4- A group of clueless mortals.  The Lich is pretending to be an eccentric or powerful mortal and has rather ordinary mortal servants.  The mortals might not even realize the Lich is a Lich, or even an undead. 
5- A cult that worships it as a divine being.  These cultists have never met anything that matches a description of a God other than the Lich.  When it offered to grant them their wishes, they were eager to serve.
6- The pre-Liches.  The Lich is served by thousands of versions of itself culled from alternate universes, parallel realities and dead timelines.  Time travel may be involved and shenanigans definitely are.

The Lich's goal is...

1d12

1- To exact vengeance on a grand, impossible scale.  Imagine a plague that kills 90% of mortals, plucking a star out of heaven and slamming it into the Earth or setting the whole world on fire.  That kind of revenge. 
2- To take over the world and fix it.  The Lich has big plans that it wishes to achieve with minimal bloodshed.  This will take decades of grooming, but that is perfectly acceptable.
3- To build an Empire of ageless, magical beings.  An immortal race living in paradise until the End of Time.  The only problem is getting there.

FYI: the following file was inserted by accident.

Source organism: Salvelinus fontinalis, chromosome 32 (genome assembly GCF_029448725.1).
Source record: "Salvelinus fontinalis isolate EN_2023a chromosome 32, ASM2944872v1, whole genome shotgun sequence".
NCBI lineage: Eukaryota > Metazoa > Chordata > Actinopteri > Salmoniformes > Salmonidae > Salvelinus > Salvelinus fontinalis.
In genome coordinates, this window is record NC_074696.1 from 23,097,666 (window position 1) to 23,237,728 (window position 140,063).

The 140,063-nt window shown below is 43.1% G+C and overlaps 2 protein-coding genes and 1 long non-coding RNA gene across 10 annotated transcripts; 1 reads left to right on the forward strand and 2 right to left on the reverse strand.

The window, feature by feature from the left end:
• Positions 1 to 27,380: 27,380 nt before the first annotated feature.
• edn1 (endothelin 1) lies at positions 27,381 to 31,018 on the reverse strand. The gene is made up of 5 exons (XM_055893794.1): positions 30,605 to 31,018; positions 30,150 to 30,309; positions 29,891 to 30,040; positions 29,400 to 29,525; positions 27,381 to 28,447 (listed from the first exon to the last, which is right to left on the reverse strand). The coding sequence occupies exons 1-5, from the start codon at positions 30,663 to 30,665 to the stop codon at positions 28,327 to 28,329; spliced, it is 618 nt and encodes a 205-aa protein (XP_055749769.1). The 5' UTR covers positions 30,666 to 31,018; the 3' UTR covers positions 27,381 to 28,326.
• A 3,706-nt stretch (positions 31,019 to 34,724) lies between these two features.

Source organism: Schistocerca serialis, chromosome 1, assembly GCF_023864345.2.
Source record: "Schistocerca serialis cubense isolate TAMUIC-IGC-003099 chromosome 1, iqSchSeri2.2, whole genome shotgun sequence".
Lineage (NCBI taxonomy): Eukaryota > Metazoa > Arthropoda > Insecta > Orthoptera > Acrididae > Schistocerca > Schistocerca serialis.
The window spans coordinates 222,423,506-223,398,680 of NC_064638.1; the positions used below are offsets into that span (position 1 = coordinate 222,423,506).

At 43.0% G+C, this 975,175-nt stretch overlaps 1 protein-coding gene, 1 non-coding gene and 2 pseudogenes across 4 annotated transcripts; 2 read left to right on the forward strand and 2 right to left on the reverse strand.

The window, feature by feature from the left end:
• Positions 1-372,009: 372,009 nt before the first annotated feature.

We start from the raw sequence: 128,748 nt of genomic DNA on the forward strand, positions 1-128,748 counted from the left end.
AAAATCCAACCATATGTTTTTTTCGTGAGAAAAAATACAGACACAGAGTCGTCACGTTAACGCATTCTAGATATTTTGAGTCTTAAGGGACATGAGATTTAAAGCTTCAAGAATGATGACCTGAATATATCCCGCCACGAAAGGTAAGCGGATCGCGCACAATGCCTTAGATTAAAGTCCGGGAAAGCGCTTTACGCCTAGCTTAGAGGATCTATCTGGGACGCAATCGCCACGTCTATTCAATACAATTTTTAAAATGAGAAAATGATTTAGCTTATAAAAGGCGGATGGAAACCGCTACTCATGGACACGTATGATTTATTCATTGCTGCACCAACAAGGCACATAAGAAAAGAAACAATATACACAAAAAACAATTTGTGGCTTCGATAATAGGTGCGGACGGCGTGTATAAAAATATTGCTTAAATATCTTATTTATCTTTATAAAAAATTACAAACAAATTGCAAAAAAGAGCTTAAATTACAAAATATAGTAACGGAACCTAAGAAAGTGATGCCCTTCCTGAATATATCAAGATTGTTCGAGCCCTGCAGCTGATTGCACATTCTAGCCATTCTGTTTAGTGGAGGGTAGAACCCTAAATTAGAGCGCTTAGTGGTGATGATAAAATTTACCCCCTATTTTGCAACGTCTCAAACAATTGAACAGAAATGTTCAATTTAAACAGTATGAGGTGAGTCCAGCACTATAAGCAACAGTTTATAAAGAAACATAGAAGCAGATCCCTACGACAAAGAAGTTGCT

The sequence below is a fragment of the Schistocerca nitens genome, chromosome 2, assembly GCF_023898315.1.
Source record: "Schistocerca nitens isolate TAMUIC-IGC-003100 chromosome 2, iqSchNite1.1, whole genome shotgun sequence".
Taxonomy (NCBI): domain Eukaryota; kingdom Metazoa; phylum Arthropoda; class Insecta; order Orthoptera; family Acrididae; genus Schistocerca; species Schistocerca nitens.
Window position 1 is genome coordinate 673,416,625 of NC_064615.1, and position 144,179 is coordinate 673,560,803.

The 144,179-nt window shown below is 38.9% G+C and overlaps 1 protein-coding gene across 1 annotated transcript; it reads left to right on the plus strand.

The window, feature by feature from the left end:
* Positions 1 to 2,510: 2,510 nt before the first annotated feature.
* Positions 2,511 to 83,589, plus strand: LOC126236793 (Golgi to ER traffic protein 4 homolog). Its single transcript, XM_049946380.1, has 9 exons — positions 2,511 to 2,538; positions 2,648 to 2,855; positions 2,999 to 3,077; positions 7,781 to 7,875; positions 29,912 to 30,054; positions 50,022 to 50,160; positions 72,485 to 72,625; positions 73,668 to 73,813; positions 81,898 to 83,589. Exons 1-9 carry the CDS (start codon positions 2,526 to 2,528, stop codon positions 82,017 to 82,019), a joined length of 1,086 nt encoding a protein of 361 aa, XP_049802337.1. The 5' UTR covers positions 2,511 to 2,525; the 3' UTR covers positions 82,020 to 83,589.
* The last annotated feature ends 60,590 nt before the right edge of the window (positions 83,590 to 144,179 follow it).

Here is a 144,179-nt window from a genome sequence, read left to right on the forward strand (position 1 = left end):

4- To kill a God.  The killing is easy.  The harder part is getting the God to stay dead. 
5- To create a utopia.  The eschaton will be immatized, one way or another.
6- To reach the (entirely theoretical) Oververse.  The Lich is the one who came up with the theory.
7- To groom a successor, lover or opponent.  As self-explanatory as it is rewarding.
8- To bring about the next apocalypse.  The Lich is tired of all the noise and would like a little peace and quiet, or at least to distract the Gods and mortals from its current activities.
9- To discover the True Nature of the Universe. 
10- To travel through Time.  The Lich may have been told to this by a future version of itself.
11- To create the perfect being.   
12- To return to life.  Being undead is no fun, even for a Lich.